We begin with the traditions with the closest connections to Gen 6:1-4, namely, those concerning the Watchers’ descent and sexual misdeeds. Our earliest example, the Book of the Watchers, dramatizes their descent to earth in a scene in which 200 of them, led by their chief Shemihazah, take an oath and come down onto Mount Hermon, motivated both by the sight of the women and by the desire to bear children (e.g., 1 En 6:2). Rather poignantly, the text depicts God as condemning the Watchers, not only for defiling themselves with women, but also for giving up their immortality for the chance to reproduce (esp. 1 En 15:3-6).

Most sources, however, focus solely on the sexual. The Watchers are treated as paradigms of human beings led astray by lust and longing, and the angelic descent myth becomes an opportunity to warn men about feminine wiles. Perhaps not surprisingly, such concerns can be found in a very broad range of sources, including Second Temple Jewish texts like the Damascus Document, early Christian writings by Tertullian, Cyprian, and Commodian, and a number of gaonic and medieval midrashim, including Pirke de Rabbi Eliezer, Pesikta Rabbati, and the so-called “Midrash of Shemhazai and Azael” (the last being set of parallel traditions found in Bereshit Rabbati, Yalqut Shimoni, and the Chronicle of Yerahmeel, which some scholars trace to the non-extant Midrash Abkir).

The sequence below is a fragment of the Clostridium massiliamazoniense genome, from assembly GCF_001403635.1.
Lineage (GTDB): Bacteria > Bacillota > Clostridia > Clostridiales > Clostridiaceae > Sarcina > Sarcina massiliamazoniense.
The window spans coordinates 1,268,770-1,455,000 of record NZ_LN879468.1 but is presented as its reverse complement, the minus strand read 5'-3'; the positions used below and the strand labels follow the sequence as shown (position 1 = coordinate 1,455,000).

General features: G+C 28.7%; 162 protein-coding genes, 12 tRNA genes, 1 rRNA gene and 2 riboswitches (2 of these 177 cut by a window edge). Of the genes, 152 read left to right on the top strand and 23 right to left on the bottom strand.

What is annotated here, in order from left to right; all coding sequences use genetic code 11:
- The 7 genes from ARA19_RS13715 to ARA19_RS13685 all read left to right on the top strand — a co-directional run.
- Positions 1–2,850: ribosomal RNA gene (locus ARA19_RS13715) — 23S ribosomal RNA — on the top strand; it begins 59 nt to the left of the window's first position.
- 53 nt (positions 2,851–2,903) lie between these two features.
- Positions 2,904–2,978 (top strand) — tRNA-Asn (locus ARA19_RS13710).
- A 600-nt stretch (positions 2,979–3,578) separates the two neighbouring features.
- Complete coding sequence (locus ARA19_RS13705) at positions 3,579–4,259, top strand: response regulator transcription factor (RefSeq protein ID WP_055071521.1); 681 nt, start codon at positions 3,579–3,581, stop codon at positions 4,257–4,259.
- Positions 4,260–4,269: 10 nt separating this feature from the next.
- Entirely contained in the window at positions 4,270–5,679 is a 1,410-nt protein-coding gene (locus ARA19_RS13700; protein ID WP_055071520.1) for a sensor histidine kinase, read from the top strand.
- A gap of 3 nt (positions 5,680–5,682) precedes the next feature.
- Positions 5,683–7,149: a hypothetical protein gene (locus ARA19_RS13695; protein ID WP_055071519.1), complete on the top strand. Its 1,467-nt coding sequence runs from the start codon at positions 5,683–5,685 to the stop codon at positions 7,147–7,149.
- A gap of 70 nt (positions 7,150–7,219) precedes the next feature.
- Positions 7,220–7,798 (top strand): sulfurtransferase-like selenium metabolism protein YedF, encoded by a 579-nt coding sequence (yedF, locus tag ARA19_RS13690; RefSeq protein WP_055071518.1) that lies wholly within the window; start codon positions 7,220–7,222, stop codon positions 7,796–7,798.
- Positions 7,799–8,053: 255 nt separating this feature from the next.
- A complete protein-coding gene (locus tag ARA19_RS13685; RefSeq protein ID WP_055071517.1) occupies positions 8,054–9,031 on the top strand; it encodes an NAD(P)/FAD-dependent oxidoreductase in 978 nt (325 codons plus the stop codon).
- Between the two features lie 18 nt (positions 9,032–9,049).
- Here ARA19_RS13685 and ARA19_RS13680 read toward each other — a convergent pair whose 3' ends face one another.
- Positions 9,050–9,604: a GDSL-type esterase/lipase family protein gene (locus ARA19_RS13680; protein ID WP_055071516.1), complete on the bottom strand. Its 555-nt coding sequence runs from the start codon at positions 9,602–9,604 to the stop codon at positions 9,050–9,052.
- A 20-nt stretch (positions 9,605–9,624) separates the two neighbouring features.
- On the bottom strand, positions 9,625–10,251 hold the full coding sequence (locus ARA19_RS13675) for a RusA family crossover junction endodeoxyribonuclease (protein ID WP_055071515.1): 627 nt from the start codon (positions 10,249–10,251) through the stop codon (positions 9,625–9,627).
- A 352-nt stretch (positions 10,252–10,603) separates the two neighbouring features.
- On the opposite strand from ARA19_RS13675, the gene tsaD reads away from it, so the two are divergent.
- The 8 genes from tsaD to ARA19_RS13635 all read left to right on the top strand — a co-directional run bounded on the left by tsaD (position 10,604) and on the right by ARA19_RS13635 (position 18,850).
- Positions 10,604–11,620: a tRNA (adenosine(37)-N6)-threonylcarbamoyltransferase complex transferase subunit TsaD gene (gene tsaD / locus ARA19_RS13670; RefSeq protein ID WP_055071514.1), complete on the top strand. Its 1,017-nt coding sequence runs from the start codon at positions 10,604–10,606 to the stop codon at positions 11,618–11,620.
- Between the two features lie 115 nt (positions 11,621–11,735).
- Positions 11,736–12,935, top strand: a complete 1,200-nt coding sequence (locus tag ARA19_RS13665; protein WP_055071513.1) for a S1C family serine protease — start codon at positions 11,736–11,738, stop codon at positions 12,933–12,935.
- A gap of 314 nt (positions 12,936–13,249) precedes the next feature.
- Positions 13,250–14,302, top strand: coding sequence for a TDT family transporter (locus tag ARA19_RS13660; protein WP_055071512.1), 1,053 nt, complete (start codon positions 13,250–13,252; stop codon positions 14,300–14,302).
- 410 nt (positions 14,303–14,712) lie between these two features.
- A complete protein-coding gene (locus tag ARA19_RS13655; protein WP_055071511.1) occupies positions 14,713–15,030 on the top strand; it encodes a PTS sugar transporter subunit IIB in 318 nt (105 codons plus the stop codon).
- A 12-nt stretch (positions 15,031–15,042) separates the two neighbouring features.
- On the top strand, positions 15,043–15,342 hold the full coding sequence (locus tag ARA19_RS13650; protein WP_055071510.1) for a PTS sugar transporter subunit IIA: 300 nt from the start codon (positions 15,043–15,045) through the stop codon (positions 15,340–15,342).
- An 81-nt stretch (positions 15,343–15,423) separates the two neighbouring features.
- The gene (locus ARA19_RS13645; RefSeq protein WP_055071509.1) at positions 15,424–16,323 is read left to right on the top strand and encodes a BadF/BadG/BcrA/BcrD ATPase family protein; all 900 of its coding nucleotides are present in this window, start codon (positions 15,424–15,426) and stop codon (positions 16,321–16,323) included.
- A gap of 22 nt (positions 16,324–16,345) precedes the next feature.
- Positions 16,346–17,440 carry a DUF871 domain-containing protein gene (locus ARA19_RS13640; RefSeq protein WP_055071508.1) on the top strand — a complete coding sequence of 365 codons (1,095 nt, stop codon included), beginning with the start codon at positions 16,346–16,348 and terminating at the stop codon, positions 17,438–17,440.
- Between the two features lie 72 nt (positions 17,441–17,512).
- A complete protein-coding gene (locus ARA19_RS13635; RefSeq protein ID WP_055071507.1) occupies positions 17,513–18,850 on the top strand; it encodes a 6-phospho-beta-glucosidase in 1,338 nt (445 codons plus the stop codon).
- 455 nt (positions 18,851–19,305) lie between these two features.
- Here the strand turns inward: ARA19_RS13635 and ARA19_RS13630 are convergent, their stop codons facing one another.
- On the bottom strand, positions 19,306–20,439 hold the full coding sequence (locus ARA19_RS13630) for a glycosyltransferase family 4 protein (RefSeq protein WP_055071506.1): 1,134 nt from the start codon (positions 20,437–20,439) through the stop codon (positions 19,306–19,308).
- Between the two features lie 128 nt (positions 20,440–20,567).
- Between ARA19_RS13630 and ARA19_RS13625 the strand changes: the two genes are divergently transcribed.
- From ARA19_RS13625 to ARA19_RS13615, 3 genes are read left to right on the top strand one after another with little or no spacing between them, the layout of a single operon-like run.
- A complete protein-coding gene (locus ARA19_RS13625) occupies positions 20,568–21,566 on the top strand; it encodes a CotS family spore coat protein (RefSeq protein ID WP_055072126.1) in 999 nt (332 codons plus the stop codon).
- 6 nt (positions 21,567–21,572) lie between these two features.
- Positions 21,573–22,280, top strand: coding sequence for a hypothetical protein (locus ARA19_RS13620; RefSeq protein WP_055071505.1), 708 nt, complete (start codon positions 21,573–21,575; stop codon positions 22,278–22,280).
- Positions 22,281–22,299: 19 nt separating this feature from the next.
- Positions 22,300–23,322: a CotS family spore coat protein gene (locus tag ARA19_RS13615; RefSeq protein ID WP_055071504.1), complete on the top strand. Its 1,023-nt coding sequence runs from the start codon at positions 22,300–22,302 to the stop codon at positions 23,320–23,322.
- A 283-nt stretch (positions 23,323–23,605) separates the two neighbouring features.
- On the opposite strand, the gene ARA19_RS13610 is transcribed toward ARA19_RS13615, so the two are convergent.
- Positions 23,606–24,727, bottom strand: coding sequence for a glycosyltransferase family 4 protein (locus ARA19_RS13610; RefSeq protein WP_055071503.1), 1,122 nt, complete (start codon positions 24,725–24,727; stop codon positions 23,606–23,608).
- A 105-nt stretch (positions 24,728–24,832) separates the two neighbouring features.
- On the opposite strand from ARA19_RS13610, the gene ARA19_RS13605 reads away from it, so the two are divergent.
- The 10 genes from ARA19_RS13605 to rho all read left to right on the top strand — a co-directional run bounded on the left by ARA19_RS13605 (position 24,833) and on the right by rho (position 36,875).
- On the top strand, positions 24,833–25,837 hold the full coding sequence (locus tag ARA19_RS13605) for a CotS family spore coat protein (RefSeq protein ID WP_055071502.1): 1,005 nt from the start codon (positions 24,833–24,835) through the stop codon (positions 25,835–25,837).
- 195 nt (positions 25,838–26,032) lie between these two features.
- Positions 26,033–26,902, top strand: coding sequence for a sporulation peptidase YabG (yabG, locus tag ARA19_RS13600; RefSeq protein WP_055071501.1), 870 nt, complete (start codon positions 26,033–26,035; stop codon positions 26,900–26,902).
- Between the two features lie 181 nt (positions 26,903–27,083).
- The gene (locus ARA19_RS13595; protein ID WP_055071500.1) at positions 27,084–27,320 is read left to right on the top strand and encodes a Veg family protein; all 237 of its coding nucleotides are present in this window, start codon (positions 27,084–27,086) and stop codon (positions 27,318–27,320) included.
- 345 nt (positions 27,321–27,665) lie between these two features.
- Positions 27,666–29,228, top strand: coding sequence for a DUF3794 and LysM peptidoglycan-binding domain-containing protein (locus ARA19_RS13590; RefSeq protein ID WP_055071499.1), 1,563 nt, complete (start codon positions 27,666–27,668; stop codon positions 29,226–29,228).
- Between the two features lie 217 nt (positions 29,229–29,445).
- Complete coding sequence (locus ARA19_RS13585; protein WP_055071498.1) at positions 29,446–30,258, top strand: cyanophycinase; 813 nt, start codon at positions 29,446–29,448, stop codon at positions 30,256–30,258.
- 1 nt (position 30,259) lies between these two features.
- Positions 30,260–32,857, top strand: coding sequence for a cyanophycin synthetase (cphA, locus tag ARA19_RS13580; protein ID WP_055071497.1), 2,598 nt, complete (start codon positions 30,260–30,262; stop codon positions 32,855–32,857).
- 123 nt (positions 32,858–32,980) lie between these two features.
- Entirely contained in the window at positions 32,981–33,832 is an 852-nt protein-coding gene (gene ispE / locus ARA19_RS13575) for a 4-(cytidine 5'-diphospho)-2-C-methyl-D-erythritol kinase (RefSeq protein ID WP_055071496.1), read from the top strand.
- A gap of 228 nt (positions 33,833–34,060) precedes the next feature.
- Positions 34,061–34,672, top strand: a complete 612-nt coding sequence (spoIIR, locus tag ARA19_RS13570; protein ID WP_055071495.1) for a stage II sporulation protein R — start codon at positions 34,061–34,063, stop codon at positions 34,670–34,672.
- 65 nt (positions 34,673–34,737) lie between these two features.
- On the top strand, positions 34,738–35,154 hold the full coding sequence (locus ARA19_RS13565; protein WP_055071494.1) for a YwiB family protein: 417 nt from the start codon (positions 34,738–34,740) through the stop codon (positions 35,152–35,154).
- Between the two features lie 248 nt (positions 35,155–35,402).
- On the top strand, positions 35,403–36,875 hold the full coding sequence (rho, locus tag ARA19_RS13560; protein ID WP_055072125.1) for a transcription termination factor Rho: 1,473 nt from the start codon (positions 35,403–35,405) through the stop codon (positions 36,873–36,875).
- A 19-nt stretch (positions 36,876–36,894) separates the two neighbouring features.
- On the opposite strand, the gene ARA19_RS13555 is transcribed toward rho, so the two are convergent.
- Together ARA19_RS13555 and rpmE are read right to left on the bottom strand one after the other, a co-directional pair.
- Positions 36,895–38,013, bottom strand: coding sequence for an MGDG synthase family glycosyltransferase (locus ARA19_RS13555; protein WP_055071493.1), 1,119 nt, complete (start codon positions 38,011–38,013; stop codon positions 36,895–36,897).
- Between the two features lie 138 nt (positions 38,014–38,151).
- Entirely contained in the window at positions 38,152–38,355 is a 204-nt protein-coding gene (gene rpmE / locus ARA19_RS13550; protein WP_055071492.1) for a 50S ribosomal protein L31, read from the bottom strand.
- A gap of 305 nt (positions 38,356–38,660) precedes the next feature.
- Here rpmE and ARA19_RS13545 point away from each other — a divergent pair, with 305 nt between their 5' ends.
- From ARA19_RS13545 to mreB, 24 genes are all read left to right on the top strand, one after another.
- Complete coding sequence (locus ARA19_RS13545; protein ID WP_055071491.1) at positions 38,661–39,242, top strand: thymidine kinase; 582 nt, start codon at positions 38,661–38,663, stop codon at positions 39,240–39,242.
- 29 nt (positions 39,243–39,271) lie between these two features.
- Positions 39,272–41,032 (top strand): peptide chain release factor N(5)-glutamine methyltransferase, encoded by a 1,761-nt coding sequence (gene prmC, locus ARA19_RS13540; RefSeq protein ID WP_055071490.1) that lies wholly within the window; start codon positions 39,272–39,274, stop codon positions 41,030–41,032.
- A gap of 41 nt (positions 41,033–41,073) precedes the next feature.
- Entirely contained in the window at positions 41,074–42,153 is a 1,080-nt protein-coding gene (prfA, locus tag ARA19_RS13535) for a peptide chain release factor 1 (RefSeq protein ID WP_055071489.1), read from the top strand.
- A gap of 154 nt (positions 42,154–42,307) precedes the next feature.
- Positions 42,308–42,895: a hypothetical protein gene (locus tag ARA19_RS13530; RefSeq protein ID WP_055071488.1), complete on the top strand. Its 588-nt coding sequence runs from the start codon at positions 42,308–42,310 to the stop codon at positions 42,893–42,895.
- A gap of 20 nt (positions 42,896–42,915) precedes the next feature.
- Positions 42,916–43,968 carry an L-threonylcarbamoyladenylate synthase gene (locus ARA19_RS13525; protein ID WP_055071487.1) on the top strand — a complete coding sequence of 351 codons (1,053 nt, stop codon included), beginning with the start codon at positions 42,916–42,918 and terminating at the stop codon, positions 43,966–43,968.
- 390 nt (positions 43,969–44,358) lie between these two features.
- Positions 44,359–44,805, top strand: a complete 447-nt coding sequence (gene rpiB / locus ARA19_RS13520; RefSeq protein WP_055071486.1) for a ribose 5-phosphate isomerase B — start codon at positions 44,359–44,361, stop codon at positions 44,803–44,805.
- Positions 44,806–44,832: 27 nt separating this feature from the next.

Interestingly, they all make much the same point: If lust can cause angels to stray, then how much more so humans? And if human women can make angels sin, then how more of a threat do they pose to human men? In some texts, such as the Testament of Reuben, the Watchers are drawn to earth by sexual desire, such that women are actually responsible for their fall from heaven. In other sources, such as Jubilees, God sends the Watchers to earth on a positive mission, and they only become corrupted while living among women and men.